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Grow Room Temperature Too High? 4 Ways to Control Indoor Grow Room Heat

Harvest Integrated


Growing a high-quality crop in a grow room involves being able to mimic nature, mainly with the help of dehumidifiers and artificial lighting. The lights fuel bud production and dehumidification ensures that there’s no bud rot or the risk of losing the entire crop. However, while both lights and dehumidifiers are crucial in a grow room, they produce a lot of heat. 

Take LED, fluorescent, or even HPS lights for example. All these lights are basically light-emitting heaters. When you leave them switched on in the grow room, the space will heat up. Dehumidifiers don’t fare better, and they are just as responsible for producing a lot of heat in the grow space. 

Although some heat will always exist in the grow room, too much heat is a problem. In fact, high temperatures are one of the most common issues indoor growers have to deal with. Growers need to maintain the optimal grow room temperature to avoid the negative effects of high temperatures on plant health.

What do high temperatures mean for plants?

High grow room temperatures contribute to several problems in the grow room. For instance, high temperatures affect:  

  • Plants’ ability to photosynthesize. Photosynthesis is a fundamental life process for all plants, and so affecting a plant’s ability to photosynthesize affects all of that plant’s metabolic functions.
  • Seed germination. Seeds need to take in water to germinate, and they need sufficient moisture for this to happen. High temperatures increase evaporation and reduce moisture, thereby negatively affecting germination. 
  • Flower development. High temperatures lead to earlier flowering and small flowers. Too much heat during the flowering stage will also slow down bud growth and reduce the plants’ smell and potency.
  • Plants’ roots and leaves. Hot temperatures affect transpiration, which in turn, causes stress on the leaves and roots of the plant.  

Heat stress can trigger hermaphroditism (when plants start producing male pollen) and in extreme cases, the death of plant tissue. High temperatures also make the perfect breeding ground for bacteria and mold. Altogether, these problems eventually shut your plants down and leave you with low-quality yields, if any.  

Many growers face heat issues at some point. So how do they fix the high grow room temp?

Two of the best ways to fix this problem are:

  • cooling the grow room down; and
  • ensuring that the temperatures don’t get too high to a point where they affect plant health

But before you can cool the grow room or control the grow room temperature, you need to know how to detect temperatures that are too high. This is how you do it.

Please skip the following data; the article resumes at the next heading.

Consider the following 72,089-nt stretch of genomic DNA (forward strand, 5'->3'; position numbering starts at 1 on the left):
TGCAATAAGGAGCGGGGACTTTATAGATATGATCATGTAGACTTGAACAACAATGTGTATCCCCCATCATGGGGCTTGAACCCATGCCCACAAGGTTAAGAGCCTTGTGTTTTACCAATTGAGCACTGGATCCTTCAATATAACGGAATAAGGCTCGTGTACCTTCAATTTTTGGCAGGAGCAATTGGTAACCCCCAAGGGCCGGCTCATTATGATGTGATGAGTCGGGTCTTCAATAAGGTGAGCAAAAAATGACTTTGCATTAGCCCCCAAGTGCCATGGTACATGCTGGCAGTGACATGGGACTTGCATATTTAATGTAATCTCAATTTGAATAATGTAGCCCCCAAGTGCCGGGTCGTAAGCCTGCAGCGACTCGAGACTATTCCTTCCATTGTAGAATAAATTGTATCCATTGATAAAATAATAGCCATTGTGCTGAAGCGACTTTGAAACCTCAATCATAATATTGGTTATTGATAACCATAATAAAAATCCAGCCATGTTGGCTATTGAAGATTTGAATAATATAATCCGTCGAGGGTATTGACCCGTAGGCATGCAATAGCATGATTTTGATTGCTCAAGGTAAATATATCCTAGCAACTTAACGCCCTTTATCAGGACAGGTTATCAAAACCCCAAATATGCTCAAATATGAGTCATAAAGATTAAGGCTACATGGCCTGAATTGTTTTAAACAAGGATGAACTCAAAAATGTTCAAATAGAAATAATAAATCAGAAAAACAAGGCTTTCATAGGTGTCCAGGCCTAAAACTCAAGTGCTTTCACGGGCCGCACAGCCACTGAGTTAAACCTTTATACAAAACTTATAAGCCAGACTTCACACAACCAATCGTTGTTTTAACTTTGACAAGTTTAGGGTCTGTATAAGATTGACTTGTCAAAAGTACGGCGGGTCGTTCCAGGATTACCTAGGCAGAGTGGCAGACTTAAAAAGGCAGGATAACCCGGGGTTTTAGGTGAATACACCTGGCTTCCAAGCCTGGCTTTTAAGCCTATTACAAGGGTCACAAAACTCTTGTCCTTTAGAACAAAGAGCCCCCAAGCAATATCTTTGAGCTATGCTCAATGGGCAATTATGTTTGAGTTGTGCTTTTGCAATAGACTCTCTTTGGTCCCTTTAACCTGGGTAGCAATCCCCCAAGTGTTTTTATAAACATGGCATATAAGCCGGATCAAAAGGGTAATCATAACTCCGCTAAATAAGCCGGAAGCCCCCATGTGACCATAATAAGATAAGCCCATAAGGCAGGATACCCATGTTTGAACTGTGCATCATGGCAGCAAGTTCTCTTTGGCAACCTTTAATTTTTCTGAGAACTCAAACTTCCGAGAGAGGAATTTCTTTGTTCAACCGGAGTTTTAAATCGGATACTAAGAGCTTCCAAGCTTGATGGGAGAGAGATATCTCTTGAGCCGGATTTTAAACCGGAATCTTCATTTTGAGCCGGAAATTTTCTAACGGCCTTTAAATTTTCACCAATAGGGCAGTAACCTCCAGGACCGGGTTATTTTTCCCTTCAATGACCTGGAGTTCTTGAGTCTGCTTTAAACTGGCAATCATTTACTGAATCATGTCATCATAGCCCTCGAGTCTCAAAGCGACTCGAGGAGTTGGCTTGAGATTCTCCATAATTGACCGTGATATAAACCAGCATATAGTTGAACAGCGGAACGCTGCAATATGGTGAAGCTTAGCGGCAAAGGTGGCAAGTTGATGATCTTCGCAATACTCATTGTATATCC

How to detect “too high” temperatures in the grow room

A lot of the detection will depend on the plants’ growth stage. For example, a plant that experiences heat stress during the vegetative phase will exhibit different symptoms to a plant that experiences the same stress during the flowering phase. 

The following are some signs of high grow room temperature at the various growth stages.


  • Pale and withered new leaves
  • Stunted growth
  • Plant death

Vegetative stage:

  • Dry and withering leaf edges
  • Curling leaf tips
  • Brown or burnt spots

Flowering stage:

  • Leaf curling
  • Yellowing leaves
  • New growth patterns, e.g. foxtail buds
  • White pistil production before harvest

It also helps to know the ideal temperatures at each stage of the grow cycle. The last thing you want is to cool down the grow room to a point where the environment is not ideal for plant growth. Here are some ideal temperatures you should be aiming for in your grow room:

Seedlings and clones

Temperatures don’t vary much underground where seedlings start their life and clones require a stable environment to recover from the cloning process. In both cases, maintaining stable temperatures is vital. The recommended room temperature when lights are on is 68-77°F (20-25ºC), and 59-68°F (15-20ºC) when lights are off. Temperatures above this are likely to become too stressful for the seedlings and clones.

Vegetative stage

The plants can handle slightly higher temperatures during the vegetative stage. During this phase of the growth cycle, the plants can handle temperatures of around 68–86ºF (20–30ºC) when lights are on, and 64–72°F (18–22°C) when the lights are off. It’s important to note that during this stage, plants are threatened by temperatures below 59ºF (15ºC).

Early flowering stage

At this stage, the general idea is not to exceed temperatures of around 82ºF (28ºC).

The room temperature with lights on should be around 68–79°F (20–26°C), and 61–72°F (16–22°C) with the lights off.

Mid to late flowering stage